Zimak, Petr; Strazewski, Peter

2009-01-01T23:59:59.000Z

222

Absolute atomic oxygen and nitrogen densities in radio-frequency driven atmospheric pressure cold plasmas: Synchrotron vacuum ultra-violet high-resolution Fourier-transform absorption measurements  

SciTech Connect

Reactive atomic species play a key role in emerging cold atmospheric pressure plasma applications, in particular, in plasma medicine. Absolute densities of atomic oxygen and atomic nitrogen were measured in a radio-frequency driven non-equilibrium plasma operated at atmospheric pressure using vacuum ultra-violet (VUV) absorption spectroscopy. The experiment was conducted on the DESIRS synchrotron beamline using a unique VUV Fourier-transform spectrometer. Measurements were carried out in plasmas operated in helium with air-like N{sub 2}/O{sub 2} (4:1) admixtures. A maximum in the O-atom concentration of (9.1 {+-} 0.7) Multiplication-Sign 10{sup 20} m{sup -3} was found at admixtures of 0.35 vol. %, while the N-atom concentration exhibits a maximum of (5.7 {+-} 0.4) Multiplication-Sign 10{sup 19} m{sup -3} at 0.1 vol. %.

Niemi, K.; O'Connell, D.; Gans, T. [York Plasma Institute, Department of Physics, University of York, York YO10 5DD (United Kingdom); Oliveira, N. de; Joyeux, D.; Nahon, L. [Synchrotron Soleil, l'Orme des Merisiers, St. Aubin BP 48, 91192 Gif sur Yvette Cedex (France); Booth, J. P. [Laboratoire de Physique des Plasmas-CNRS, Ecole Polytechnique, 91128 Palaiseau (France)

2013-07-15T23:59:59.000Z

223

Effects of Temperature  

Science Conference Proceedings (OSTI)

Table 1   Typical elevated temperatures in engineering applications...825â??975 0.45â??0.50 Pressure vessels and piping in nuclear reactors 316 stainless steel 650â??750 0.35â??0.40 Reactor skirts in nuclear reactors 316 stainless steel 850â??950 0.45â??0.55 Gas turbine blades Nickel-base superalloys 775â??925 0.45â??0.60 Burner cans for gas turbine engines Oxide dispersion-strengthened...

224

Thermionic Converter Temperature Controller  

DOE Patents (OSTI)

A method and apparatus for controlling the temperature of a thermionic reactor over a wide range of operating power, including a thermionic reactor having a plurality of integral cesium reservoirs, a honeycomb material disposed about the reactor which has a plurality of separated cavities, a solid sheath disposed about the honeycomb material and having an opening therein communicating with the honeycomb material and cavities thereof, and a shell disposed about the sheath for creating a coolant annulus therewith so that the coolant in the annulus may fill the cavities and permit nucleate boiling during the operation of the reactor.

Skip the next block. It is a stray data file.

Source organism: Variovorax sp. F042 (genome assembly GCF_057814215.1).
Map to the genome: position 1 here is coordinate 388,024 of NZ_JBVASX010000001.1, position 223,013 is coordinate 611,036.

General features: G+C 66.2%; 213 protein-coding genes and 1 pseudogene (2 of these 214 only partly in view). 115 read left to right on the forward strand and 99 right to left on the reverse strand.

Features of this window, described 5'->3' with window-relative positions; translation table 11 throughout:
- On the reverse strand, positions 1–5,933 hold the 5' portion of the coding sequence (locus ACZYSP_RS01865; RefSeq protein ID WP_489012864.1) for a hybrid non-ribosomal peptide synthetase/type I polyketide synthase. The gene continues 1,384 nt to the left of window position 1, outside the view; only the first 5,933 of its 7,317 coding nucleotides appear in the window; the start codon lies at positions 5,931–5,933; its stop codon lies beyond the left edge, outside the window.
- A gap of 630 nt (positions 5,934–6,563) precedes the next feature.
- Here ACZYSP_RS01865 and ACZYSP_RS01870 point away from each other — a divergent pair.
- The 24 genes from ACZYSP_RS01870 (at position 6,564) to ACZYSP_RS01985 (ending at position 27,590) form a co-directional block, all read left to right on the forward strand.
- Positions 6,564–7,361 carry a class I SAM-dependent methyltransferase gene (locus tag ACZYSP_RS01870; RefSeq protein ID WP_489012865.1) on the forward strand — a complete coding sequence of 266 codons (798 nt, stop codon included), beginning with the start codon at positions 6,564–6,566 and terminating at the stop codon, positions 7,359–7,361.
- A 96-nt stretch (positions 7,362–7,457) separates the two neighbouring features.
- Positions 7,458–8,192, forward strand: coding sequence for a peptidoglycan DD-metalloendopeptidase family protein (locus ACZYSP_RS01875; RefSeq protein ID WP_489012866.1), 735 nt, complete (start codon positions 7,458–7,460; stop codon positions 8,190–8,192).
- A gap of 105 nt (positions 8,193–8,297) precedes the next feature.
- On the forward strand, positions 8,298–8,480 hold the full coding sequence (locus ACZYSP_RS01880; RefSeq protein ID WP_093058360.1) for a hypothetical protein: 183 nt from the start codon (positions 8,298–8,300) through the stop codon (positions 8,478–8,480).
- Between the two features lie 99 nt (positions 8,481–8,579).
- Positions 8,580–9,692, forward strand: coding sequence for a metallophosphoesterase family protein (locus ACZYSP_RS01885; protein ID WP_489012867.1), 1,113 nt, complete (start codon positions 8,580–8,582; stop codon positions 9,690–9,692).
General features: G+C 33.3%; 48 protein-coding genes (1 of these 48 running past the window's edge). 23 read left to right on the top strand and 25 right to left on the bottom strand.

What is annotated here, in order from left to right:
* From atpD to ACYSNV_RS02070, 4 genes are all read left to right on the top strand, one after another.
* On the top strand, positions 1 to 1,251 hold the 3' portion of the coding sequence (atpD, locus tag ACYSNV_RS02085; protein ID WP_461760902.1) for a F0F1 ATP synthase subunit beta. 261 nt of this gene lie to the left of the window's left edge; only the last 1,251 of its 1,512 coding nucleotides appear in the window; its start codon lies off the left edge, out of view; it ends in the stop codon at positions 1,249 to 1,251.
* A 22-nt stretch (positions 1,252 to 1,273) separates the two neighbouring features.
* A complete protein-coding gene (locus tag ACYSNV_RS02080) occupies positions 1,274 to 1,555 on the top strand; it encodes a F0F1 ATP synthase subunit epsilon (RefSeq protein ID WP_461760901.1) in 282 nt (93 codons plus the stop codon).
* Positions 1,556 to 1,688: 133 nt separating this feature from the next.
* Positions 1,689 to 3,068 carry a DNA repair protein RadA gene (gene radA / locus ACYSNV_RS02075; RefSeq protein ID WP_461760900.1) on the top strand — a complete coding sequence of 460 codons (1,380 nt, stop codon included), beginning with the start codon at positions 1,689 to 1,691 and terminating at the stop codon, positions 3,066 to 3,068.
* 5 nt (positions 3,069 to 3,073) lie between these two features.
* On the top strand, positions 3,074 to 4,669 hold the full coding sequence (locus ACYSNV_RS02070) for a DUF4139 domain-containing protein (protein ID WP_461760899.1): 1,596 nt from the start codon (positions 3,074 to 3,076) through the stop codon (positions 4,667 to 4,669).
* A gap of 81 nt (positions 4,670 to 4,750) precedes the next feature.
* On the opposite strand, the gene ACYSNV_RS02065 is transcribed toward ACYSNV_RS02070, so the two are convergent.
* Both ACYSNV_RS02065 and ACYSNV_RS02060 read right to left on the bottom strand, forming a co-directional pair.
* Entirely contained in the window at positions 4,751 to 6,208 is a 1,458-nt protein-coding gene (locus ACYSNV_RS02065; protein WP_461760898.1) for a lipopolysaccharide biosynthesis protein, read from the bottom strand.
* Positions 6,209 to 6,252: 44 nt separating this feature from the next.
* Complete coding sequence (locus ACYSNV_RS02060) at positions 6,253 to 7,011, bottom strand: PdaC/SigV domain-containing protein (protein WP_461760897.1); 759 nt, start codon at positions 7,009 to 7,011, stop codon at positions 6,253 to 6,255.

Shaner,B. J.; Wolf, Joseph H.; Johnson, Robert G. R.

1999-08-23T23:59:59.000Z

225

Thermionic converter temperature controller  

DOE Patents (OSTI)

A method and apparatus for controlling the temperature of a thermionic reactor over a wide range of operating power, including a thermionic reactor having a plurality of integral cesium reservoirs, a honeycomb material disposed about the reactor which has a plurality of separated cavities, a solid sheath disposed about the honeycomb material and having an opening therein communicating with the honeycomb material and cavities thereof, and a shell disposed about the sheath for creating a coolant annulus therewith so that the coolant in the annulus may fill the cavities and permit nucleate boiling during the operation of the reactor.

Shaner, Benjamin J. (McMurray, PA); Wolf, Joseph H. (Pittsburgh, PA); Johnson, Robert G. R. (Trafford, PA)

2001-04-24T23:59:59.000Z

226

High Temperature Superconductivity Partners | Department of Energy  

Energy.gov (U.S. Department of Energy (DOE)) Indexed Site

High Temperature Superconductivity Partners High Temperature Superconductivity Partners Map showing DOE's partnersstakeholders in the High Temperature Superconductivity Program...

227

Low-Temperature Light Detectors with Neganov-Luke Amplification  

E-Print Network (OSTI)

The simultaneous measurement of phonons and scintillation light induced by incident particles in a scintillating crystal such as CaWO4 is a powerful technique for the active rejection of background induced by gamma's and beta's as well as neutrons in direct Dark Matter searches. However, less than ~1% of the energy deposited in a CaWO4 crystal is detected as light. Thus, very sensitive light detectors are needed for an efficient event-by-event background discrimination. Due to the Neganov-Luke effect, the threshold of low-temperature light detectors based on semiconducting substrates can be improved significantly by drifting the photon-induced electron-hole pairs in an applied electric field. We present measurements with low-temperature light detectors based on this amplification mechanism. The Neganov-Luke effect makes it possible to improve the signal-to-noise ratio of our light detectors by a factor of ~9 corresponding to an energy threshold of ~21 eV. We also describe a method for an absolute energy calib...

Isaila, C; Feilitzsch, F v; Gütlein, A; Kemmer, J; Lachenmaier, T; Lanfranchi, J -C; Pfister, S; Potzel, W; Roth, S; Sivers, M v; Strauss, R; Westphal, W; Wiest, F

2011-01-01T23:59:59.000Z

228

Estimating Winter Design Temperatures from Daily Minimum Temperatures  

Science Conference Proceedings (OSTI)

A methodology has been developed to estimate winter design temperatures (temperatures exceeded a specific number of hours during the December through February winter season-an important design parameter in building construction) from synthetic ...

Nolan J. Doesken; Thomas B. McKee

1983-10-01T23:59:59.000Z

229

Sensitivity of Tropical Tropospheric Temperature to Sea Surface Temperature Forcing  

Science Conference Proceedings (OSTI)